The social stakes are higher for women, too. Dominican women consider racially compromising hair “worse than AIDS. It never goes away” (Badillo 2001: 35). Hair straightening has not only become the standard of beauty, but a social expectation. Women are considered rebellious if they do not straighten their hair (Badillo 2001). Straight, smooth, fine hair is a Dominican appearance norm, and violations of the norm constitute deviance. Women and girls who do not manage their hair are verbally castigated for their deviance with derogatory racial terms and other expressions of contempt: “Muchacha, porque tu anda con ese pelo? Tan feo.” (Girl, why do you go out with this hair? So ugly.) In contrast pelo bueno is a marvel that is complimented and stroked while women share hair stories and secrets.

Straight hair is a symbol of sophistication and professionalism (Grayson 1995, Palacios 2004). Professional Dominican women have pelo bueno. Women would not consider going to a job interview or going to school with hair that is not sleek and shiny. In this, hair acts as a signifier of status. This phenomenon is not specific to the

Dominican Republic, but is also well documented throughout the developed world (Grayson 1995).

Also common throughout the world, but particularly prominent in Dominican culture, is the association of maturity with hairstyle. Hair straightening is a sign of womanhood. It is a way to act out gender and sexuality. Young Dominican girls have their hair braided by their mothers or neighbors and use hair bobbles until puberty, when they begin to process, treat, and straighten their hair. Treatment can range from cheap treatments bought on the street or expensive chemical processing done at a salon. The


change from braids to processed hair is very significant, and it is taken as a sign that a girl is sexually developed.

Women manage their hair by relaxing or straightening it and/or putting in

extensions. Dominican women go to the salon or care for their hair in their homes or on street corners at least once a week. Thus, hair management involves a large time and energy investment. The sites of these hair practices often become female-dominated centers for bonding over stories and advice. bell hooks describes the ritual of Sunday afternoon hair care with nostalgia:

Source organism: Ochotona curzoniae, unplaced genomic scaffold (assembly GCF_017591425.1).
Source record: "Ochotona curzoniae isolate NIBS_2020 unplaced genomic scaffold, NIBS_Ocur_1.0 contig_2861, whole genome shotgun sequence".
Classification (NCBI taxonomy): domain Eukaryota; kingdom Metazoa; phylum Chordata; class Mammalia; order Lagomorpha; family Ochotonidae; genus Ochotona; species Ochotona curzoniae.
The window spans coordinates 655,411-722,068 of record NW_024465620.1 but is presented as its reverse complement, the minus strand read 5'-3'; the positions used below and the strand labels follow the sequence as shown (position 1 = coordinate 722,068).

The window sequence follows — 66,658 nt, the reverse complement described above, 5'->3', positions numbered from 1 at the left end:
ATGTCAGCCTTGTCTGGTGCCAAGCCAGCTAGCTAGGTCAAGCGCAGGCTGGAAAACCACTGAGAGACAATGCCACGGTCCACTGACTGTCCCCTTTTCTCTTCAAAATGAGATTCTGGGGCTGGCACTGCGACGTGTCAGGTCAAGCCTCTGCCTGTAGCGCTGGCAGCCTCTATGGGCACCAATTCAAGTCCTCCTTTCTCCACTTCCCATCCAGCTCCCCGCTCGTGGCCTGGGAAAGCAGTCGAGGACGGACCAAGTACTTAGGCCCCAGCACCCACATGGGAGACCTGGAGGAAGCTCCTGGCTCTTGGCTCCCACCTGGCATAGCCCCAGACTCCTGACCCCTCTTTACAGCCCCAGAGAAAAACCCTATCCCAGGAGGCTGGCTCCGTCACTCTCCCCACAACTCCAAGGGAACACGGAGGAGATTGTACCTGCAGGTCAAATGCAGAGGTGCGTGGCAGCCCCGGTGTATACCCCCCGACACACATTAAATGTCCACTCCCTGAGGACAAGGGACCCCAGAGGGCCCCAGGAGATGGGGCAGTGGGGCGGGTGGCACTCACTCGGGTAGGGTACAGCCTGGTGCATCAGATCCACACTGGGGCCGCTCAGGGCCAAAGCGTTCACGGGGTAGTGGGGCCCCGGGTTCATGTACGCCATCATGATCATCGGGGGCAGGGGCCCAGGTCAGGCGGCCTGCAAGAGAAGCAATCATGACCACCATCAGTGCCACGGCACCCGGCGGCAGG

“There is a deeper intimacy in the kitchen on Saturdays when hair is pressed, when fish is fried, when sodas are passed around, when soul music drifts over the talk. It is a time without men. It is a time when we work as women to meet each other’s needs, to make each other feel good inside, a time of laughter and

outrageous talk” (1988: 1).

In the Dominican Republic hair is also a wealth symbol. Hair beautification practices require material resources and aesthetic practices that correspond to wealth status. A trip to the salon for a professional hair fix is affordable to a portion of the population—and indeed, the growing number of hair salons (recent estimates place the number at 55,000) implies that women have resources to invest (Murray and Ortiz 2012). While 25% of Dominicans live on less than a dollar a day, Dominican women find the resources to process their hair in the salon or at home (Central Intelligence Agency). Women who have more money to invest in their hair go to the salon to achieve a more natural look. The differences in wealth are visually expressed in women’s hair.

As already discussed, hair is one of the primary racial signifiers in the Dominican Republic. The 19th


behind the ears) by Juan Antonio Alix helps illustrate the relationship between hair, hair management practices, and race.

“Such and such relative’s hair is always mentioned; But never the black pepper

Of aunt so and so One strives to be very white,

Even distances oneself from the black man Always arching an eyebrow

When he comes to speak with one Because one thinks that one does not have

The black behind the ears”

--Alix, 1883, translated by Ginetta Candelario, 2000